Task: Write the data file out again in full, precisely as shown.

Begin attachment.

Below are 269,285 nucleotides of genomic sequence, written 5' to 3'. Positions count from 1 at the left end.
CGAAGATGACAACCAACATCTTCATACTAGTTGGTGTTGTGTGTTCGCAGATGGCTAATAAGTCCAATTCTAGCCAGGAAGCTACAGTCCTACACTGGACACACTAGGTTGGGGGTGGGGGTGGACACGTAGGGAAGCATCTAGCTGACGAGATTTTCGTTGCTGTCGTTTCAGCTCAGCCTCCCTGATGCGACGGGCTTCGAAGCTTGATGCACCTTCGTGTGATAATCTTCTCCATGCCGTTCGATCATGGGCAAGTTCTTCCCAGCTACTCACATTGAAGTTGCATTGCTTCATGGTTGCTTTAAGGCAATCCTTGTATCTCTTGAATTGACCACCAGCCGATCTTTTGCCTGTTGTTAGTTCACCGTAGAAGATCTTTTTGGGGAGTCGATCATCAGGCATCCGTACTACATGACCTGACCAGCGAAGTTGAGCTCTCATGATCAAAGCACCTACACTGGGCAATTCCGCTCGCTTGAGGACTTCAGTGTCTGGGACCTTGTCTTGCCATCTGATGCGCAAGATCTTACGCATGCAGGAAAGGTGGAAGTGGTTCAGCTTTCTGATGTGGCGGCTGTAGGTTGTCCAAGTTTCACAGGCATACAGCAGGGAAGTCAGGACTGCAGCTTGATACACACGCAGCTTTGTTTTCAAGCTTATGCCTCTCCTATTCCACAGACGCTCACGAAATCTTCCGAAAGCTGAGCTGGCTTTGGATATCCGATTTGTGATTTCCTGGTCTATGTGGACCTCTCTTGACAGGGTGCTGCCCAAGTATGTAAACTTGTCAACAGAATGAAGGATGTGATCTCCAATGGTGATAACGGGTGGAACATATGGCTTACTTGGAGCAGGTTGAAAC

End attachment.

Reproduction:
Below are 269,285 nucleotides of genomic sequence, written 5' to 3'. Positions count from 1 at the left end.
CGAAGATGACAACCAACATCTTCATACTAGTTGGTGTTGTGTGTTCGCAGATGGCTAATAAGTCCAATTCTAGCCAGGAAGCTACAGTCCTACACTGGACACACTAGGTTGGGGGTGGGGGTGGACACGTAGGGAAGCATCTAGCTGACGAGATTTTCGTTGCTGTCGTTTCAGCTCAGCCTCCCTGATGCGACGGGCTTCGAAGCTTGATGCACCTTCGTGTGATAATCTTCTCCATGCCGTTCGATCATGGGCAAGTTCTTCCCAGCTACTCACATTGAAGTTGCATTGCTTCATGGTTGCTTTAAGGCAATCCTTGTATCTCTTGAATTGACCACCAGCCGATCTTTTGCCTGTTGTTAGTTCACCGTAGAAGATCTTTTTGGGGAGTCGATCATCAGGCATCCGTACTACATGACCTGACCAGCGAAGTTGAGCTCTCATGATCAAAGCACCTACACTGGGCAATTCCGCTCGCTTGAGGACTTCAGTGTCTGGGACCTTGTCTTGCCATCTGATGCGCAAGATCTTACGCATGCAGGAAAGGTGGAAGTGGTTCAGCTTTCTGATGTGGCGGCTGTAGGTTGTCCAAGTTTCACAGGCATACAGCAGGGAAGTCAGGACTGCAGCTTGATACACACGCAGCTTTGTTTTCAAGCTTATGCCTCTCCTATTCCACAGACGCTCACGAAATCTTCCGAAAGCTGAGCTGGCTTTGGATATCCGATTTGTGATTTCCTGGTCTATGTGGACCTCTCTTGACAGGGTGCTGCCCAAGTATGTAAACTTGTCAACAGAATGAAGGATGTGATCTCCAATGGTGATAACGGGTGGAACATATGGCTTACTTGGAGCAGGTTGAAAC